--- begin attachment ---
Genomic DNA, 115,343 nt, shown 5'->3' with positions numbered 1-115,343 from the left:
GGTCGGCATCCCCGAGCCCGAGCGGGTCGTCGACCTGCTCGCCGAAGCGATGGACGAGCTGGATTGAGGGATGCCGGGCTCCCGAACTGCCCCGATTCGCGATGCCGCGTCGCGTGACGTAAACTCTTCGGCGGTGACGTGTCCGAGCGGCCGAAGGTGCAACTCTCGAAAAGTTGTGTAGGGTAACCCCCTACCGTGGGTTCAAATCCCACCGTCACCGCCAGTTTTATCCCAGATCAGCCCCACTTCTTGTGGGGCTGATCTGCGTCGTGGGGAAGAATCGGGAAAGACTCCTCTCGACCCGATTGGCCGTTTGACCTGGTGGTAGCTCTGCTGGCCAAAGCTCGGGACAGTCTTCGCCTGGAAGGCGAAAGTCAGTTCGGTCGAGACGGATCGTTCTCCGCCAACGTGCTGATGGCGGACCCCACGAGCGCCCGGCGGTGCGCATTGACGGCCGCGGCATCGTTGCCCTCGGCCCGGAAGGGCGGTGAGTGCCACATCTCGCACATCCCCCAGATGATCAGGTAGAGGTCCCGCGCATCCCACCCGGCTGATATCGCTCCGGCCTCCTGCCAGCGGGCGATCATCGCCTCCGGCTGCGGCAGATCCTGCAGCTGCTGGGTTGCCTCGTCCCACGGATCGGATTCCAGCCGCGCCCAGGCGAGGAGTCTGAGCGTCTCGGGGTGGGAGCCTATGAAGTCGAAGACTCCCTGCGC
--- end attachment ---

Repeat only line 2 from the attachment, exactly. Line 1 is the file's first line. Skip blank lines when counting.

GGTCGGCATCCCCGAGCCCGAGCGGGTCGTCGACCTGCTCGCCGAAGCGATGGACGAGCTGGATTGAGGGATGCCGGGCTCCCGAACTGCCCCGATTCGCGATGCCGCGTCGCGTGACGTAAACTCTTCGGCGGTGACGTGTCCGAGCGGCCGAAGGTGCAACTCTCGAAAAGTTGTGTAGGGTAACCCCCTACCGTGGGTTCAAATCCCACCGTCACCGCCAGTTTTATCCCAGATCAGCCCCACTTCTTGTGGGGCTGATCTGCGTCGTGGGGAAGAATCGGGAAAGACTCCTCTCGACCCGATTGGCCGTTTGACCTGGTGGTAGCTCTGCTGGCCAAAGCTCGGGACAGTCTTCGCCTGGAAGGCGAAAGTCAGTTCGGTCGAGACGGATCGTTCTCCGCCAACGTGCTGATGGCGGACCCCACGAGCGCCCGGCGGTGCGCATTGACGGCCGCGGCATCGTTGCCCTCGGCCCGGAAGGGCGGTGAGTGCCACATCTCGCACATCCCCCAGATGATCAGGTAGAGGTCCCGCGCATCCCACCCGGCTGATATCGCTCCGGCCTCCTGCCAGCGGGCGATCATCGCCTCCGGCTGCGGCAGATCCTGCAGCTGCTGGGTTGCCTCGTCCCACGGATCGGATTCCAGCCGCGCCCAGGCGAGGAGTCTGAGCGTCTCGGGGTGGGAGCCTATGAAGTCGAAGACTCCCTGCGC